“This is a system that the Turkish government wants, and we want to [sell] it,” Viktor Kladov, director for international cooperation and regional policy at the Russian defense firm Rostec told Defense News at a recent defense conference in Abu Dhabi. “We are cooperating with partners and potential partners, regardless of who likes it and who doesn’t like it.”
Asked whether Russia will step in with its own offer of Su-35 fighters should the United States retaliate by denying the delivery of F-35s to Ankara, Kladov added, “No, it doesn’t work that way. In the first place, it will be decided by the [Turks].”
Why it matters: The sale of the S-400 has driven yet another wedge into US-Turkey relations. Russia had initially seen the Turkish demand for the Russian air-defense system as a negotiating tactic by Ankara in its bid for the US-made Patriot system. But as talks between Turkey and the United States stalled, Moscow did what it could to make the deal economically and politically viable — both in terms of widening the US-Turkey rift and strengthening its own partnership with Ankara.
Moscow and Ankara have long argued over the price of the deal and over whether Russia would be willing to transfer sensitive technology. In December 2017, Rostec CEO Sergey Chemezov set the sale price at $2.5 billion. The first deliveries are scheduled for this fall.
In a Feb. 10 interview with the Washington Post, Chemezov, who is also Putin’s longtime confidant and is under US sanctions, called the US reaction to the deal “a simple example of unscrupulous competition.” He insisted that Moscow wasn’t concerned about its own security in terms of selling the system to a NATO member since the S-400 “is not an offensive system; it is a defensive system.”
“We can sell it to Americans if they want to [buy it],” he said.
Less than meets the eye: Russian military experts say the S-400 would give Turkey its first long-range anti-aircraft missile system. For now, Turkey only operates the US-made MIM-14 and MIM-23 mid-range systems and the British short-range Rapier.
Col. Viktor Murakhovsky, editor-in-chief of a Russian military journal, said the military characteristics of the export version of the S-400 are significantly different from the domestic version.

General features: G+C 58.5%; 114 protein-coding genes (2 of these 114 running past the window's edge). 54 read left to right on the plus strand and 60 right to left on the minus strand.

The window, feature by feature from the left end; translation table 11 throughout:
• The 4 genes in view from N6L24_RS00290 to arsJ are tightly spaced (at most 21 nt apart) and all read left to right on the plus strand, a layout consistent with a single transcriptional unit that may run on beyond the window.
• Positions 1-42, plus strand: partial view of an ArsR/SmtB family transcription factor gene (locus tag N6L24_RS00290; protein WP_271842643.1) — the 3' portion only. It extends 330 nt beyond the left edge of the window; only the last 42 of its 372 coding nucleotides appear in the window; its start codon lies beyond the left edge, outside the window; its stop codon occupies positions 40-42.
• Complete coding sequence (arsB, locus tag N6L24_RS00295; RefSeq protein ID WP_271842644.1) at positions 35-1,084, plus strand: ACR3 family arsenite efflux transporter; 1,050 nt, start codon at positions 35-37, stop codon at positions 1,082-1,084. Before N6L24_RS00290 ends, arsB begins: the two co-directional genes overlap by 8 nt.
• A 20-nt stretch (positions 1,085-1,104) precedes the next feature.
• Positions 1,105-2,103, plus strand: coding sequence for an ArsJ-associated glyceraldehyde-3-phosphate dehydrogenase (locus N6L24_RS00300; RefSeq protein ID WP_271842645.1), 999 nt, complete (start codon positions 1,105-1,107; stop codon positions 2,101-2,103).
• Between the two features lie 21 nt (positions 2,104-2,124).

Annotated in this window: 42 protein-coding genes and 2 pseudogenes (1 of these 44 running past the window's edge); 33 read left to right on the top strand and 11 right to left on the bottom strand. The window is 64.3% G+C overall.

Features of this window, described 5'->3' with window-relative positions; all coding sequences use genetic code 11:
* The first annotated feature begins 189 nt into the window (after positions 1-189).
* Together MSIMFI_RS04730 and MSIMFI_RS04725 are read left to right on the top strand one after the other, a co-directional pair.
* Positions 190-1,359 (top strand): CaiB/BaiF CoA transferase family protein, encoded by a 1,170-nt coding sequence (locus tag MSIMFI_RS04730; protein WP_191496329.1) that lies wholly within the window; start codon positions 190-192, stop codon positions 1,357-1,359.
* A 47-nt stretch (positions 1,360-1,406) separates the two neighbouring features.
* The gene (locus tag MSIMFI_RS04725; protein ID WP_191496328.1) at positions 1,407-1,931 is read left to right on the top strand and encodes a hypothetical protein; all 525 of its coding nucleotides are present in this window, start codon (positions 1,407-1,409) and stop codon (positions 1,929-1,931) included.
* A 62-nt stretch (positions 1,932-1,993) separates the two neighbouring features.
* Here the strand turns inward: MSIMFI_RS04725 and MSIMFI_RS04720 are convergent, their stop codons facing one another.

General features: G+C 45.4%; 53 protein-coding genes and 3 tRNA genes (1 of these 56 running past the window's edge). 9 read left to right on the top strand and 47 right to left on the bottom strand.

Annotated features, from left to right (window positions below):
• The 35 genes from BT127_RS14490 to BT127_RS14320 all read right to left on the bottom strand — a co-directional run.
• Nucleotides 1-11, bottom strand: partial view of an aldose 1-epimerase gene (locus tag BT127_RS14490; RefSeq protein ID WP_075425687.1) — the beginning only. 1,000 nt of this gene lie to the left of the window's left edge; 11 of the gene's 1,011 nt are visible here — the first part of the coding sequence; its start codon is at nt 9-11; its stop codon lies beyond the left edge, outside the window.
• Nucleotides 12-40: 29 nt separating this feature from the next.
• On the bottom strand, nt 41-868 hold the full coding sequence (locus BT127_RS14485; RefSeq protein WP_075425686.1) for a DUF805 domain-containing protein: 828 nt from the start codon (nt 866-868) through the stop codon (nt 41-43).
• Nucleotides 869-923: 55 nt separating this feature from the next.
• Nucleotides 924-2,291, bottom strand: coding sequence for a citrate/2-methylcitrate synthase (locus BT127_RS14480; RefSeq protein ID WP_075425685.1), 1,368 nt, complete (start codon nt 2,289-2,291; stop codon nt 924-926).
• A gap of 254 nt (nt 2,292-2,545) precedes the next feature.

“All the sensitive technology that the state considers ‘classified’ is not in the export version,” Murakhovsky said in 2017, rebutting reports that NATO could exploit the sale to gain valuable information that could be used against Russia. He pointed out that Greece, another NATO country, has long operated Russian S-300s.
But another military analyst, Col. Mikhail Khodarenok, has said that even the “reduced capacity” system being sold to Turkey constitutes “one of the most advanced defensive systems in the world able to put a country’s airspace under lock and key.”
Meanwhile, the head of the Russian Federal Service on military-technical cooperation, Dmitry Shugaev, said recently that Moscow understands Turkey’s ambition to develop its own defense industry. He said Russia has made some “concrete proposals” on the projects that interest Turkey most —– on aviation technologies and engines, in particular.
“The terms of the S-400 contract imply further technological cooperation,” he said. “We are prepared to localize production of certain elements of the system [in Turkey].”
What’s next: Washington has warned Ankara that buying the S-400 will result in a reassessment of Turkey’s participation in the F-35 fighter jet program and even possibly sanctions.
Last week, a defiant Turkish President Recep Tayyip Erdogan called the purchase a “done deal” and said Ankara was even ready to consider purchasing the more advanced S-500 system in the future.